Just prior to the downpour, I had visited farmland at the foot of the volcano. As I chatted with a farmer, two rainbows appeared. I looked at the farmer and was surprised that he seemed to be worried. He started telling me about local folklore. Each time a rainbow appears near Mayon, he said, it means the volcano will erupt. And this time there were two rainbows. Not a good sign. I nodded.
The next day, as Mayon spurted a column of ash into the air, I recalled what the farmer told me, looked up the sky, saw only a small column, and tried to convince myself: rainbows only color the skies.
Covering Mayon would not be complete without getting the almost perfect shot, one taken near the foot of the volcano. One day, I and my colleagues, desperate for good pictures, ventured into a village leading up to the foot of the volcano, an area that had been deserted because of the eruption. We left the highway and went up a rough trail. After 30 minutes, we reached a dried-up river bed strewn with rocks and boulders thrown up by the volcano. I went up elevated ground and saw the foot of Mayon volcano. From where I stood, I could see the silhouette of a blackened mountain slope, with stumps of dead trees shorn of their leaves and branches.
I felt uncomfortable, remembering my horrifying experience of a 1991 eruption of another Philippine volcano, the Mount Pinatubo. I told myself this is close enough and hurriedly told my colleagues we should go. But as we retreated I was surprised to see many residents walking back to their homes. They were risking their lives to tend to their farms and livestock left behind in the hurried evacuations.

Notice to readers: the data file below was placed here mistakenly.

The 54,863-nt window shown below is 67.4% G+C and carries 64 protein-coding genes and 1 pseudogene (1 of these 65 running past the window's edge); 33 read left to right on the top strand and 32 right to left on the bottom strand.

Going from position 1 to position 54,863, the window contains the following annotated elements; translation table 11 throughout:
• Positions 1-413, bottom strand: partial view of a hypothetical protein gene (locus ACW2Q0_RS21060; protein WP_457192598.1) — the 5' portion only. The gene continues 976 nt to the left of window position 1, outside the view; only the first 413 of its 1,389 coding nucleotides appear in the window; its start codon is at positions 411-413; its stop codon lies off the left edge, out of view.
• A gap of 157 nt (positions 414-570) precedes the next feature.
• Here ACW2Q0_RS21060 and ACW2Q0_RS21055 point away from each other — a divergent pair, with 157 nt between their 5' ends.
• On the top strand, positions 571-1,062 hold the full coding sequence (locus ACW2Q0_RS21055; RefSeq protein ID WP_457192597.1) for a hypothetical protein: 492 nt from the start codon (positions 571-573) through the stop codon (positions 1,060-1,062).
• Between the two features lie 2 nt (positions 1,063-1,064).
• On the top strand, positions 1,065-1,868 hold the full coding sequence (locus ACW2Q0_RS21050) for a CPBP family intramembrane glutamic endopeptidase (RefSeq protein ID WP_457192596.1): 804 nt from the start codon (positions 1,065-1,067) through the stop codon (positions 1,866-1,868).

To me, this is what makes the Mayon so special. As far as volcanos go, it’s not too dangerous. It has the potential, of course, to cause havoc and death and destruction and sometimes, as during the 1994 eruption, it does on a large scale. But for the most part, its eruptions are safe enough to watch from a few kilometers away, like this year.
It’s like it’s there just for us -- she shows enough for us to take pictures, to be awed at nature’s beauty and power, but not to be hurt by it. It’s beautiful, powerful, but not too deadly. So you can enjoy it.
The next day, I climbed a hill at dawn to get a morning shot of the volcano. Getting to the right spot wasn't easy. Aside from climbing up a slippery and stone-filled pathway through thick vegetation, I had to carry with me 10 kilos of camera equipment. But I was rewarded when I reached the top. I gazed at Mayon, in a resplendent golden morning light and no clouds around. There it was again, as it has been in my life since I was a child. Magnificent and beautiful. Our love affairs continues.
This blog was written with Yana Dlugy in Paris.